Have the Law Commission Cracked the Electronic Communications Code?

March 1, 2013

The Electronic Communications Code was enacted in 1984 to regulate landline telephone provision. Since then it has been adapted to help deliver broadband, mobile internet, cable TV, mobile phones and landlines to the whole of the UK. It governs the legal relationship between network providers and landowners.

The current Code has been criticised by the courts and the people who work with it as out of date, unclear and inconsistent with other legislation.

The Commission’s recommendations aim to bring clarity and certainty to landowners and network providers, enabling them to reach agreements more easily and quickly, saving them time, effort and money. The Commission states that its recommended reforms will:                      

·        provide a clearer definition of the market value that landowners can charge for the use of their land, giving them more confidence in negotiating and giving providers a better idea of what their network is likely to cost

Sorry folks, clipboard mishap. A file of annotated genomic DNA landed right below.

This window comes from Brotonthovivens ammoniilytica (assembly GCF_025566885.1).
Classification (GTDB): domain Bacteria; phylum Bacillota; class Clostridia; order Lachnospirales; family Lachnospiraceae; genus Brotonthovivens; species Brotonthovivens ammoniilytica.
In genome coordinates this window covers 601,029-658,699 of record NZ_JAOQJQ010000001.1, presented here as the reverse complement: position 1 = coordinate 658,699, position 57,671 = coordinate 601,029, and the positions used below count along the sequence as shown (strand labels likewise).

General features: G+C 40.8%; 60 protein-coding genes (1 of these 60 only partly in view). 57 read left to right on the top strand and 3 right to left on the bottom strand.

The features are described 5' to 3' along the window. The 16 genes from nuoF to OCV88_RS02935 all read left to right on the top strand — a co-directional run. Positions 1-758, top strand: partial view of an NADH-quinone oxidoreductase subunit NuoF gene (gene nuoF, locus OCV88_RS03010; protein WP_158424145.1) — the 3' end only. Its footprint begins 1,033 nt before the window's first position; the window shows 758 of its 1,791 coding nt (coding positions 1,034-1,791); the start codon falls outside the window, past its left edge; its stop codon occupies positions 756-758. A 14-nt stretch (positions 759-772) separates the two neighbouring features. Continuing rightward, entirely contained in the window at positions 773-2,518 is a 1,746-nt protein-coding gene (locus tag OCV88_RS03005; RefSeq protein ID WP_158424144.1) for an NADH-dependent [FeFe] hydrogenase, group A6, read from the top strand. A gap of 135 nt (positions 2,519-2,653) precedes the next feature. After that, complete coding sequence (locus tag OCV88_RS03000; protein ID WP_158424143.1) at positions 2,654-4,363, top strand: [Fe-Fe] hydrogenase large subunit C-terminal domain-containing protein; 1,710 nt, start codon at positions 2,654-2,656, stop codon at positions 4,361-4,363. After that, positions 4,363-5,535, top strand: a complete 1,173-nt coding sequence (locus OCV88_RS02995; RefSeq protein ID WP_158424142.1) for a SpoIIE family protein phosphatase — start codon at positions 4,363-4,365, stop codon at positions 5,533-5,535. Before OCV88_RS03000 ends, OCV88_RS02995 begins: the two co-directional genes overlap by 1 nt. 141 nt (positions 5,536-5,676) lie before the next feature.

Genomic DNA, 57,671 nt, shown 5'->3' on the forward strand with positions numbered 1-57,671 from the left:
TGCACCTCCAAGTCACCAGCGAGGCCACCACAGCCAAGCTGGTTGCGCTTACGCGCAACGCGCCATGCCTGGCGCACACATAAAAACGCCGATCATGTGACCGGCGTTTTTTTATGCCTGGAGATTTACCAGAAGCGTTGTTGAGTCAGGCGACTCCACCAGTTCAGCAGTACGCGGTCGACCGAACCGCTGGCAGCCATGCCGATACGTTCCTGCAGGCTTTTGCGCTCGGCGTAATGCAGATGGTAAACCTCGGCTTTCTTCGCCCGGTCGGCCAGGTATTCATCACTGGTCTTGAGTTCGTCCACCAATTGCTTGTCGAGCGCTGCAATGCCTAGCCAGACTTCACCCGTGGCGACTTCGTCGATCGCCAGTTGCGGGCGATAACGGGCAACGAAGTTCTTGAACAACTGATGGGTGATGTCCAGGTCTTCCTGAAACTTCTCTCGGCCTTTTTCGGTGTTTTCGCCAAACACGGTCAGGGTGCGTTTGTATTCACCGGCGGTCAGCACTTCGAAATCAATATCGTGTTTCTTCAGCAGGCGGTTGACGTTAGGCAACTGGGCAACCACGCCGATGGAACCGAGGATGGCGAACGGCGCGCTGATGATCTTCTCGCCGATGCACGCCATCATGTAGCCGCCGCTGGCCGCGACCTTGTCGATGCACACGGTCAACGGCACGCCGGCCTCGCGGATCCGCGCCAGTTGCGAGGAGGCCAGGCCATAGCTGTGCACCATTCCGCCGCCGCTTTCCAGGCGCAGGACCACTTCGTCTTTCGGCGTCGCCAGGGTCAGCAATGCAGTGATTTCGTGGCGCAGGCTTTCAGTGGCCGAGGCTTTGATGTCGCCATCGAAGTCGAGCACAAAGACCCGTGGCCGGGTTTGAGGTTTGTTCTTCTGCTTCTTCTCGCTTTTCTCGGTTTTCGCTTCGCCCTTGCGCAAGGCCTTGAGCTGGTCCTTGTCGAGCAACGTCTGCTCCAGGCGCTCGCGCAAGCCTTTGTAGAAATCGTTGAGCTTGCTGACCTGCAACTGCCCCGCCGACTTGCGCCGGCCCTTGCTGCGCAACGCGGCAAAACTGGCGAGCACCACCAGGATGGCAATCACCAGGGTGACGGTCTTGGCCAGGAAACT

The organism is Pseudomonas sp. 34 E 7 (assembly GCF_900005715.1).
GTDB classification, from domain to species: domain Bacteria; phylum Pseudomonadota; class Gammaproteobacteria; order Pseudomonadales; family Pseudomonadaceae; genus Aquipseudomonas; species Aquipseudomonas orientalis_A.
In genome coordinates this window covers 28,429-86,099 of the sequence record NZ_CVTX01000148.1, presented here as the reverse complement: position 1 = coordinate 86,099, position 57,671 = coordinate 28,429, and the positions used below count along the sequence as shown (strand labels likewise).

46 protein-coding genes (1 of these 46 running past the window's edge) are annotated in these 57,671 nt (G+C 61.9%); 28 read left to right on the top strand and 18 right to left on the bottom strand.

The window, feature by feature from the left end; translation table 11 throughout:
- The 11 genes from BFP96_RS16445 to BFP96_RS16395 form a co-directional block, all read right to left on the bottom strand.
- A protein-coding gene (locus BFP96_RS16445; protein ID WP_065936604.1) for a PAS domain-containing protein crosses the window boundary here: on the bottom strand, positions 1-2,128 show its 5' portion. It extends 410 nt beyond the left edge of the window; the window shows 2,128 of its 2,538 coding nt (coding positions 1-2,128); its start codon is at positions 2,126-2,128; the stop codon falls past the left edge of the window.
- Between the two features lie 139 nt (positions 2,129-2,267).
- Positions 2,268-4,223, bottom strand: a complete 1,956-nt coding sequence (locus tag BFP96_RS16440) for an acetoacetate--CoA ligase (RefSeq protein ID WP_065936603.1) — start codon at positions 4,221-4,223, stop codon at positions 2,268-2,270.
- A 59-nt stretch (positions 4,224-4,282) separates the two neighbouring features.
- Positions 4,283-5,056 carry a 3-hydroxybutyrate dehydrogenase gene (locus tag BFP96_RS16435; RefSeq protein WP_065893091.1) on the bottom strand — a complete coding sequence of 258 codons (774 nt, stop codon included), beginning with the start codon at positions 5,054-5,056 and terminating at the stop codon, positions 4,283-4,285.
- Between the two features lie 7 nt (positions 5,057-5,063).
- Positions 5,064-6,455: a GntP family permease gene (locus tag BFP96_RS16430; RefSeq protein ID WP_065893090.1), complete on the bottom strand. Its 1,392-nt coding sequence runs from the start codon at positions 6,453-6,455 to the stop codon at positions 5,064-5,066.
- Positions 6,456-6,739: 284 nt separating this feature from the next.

·        clarify the conditions under which the courts can order a landowner to give a network provider access to land, bringing more certainty to both landowners and providers and helping them to reach agreements more quickly  

·        resolve the inconsistencies between the current Code and other legislation  

·        clarify the rights of landowners to remove network equipment from land, and  

·        specify limited rights for operators to upgrade and share their network equipment. 

Professor Elizabeth Cooke, the Law Commissioner leading the project, says: ‘The Electronic Communications Code has been in operation for almost 30 years. It is complex, confusing and out of date. Landowners and network providers have told us that it doesn’t work for them, and it no longer serves the public who, today, quite reasonably expect to have access to modern communication technologies. The best, most effective elements of the Code encourage agreement between parties but its flaws leave landowners and network providers negotiating in the dark. Our reforms will help the parties to reach agreement more quickly and make swifter progress towards meeting society’s demand for mobile phone and broadband services.’

The Commission’s report, “The Electronic Communications Code”, is available on www.lawcom.gov.uk or can be downloaded from the panel opposite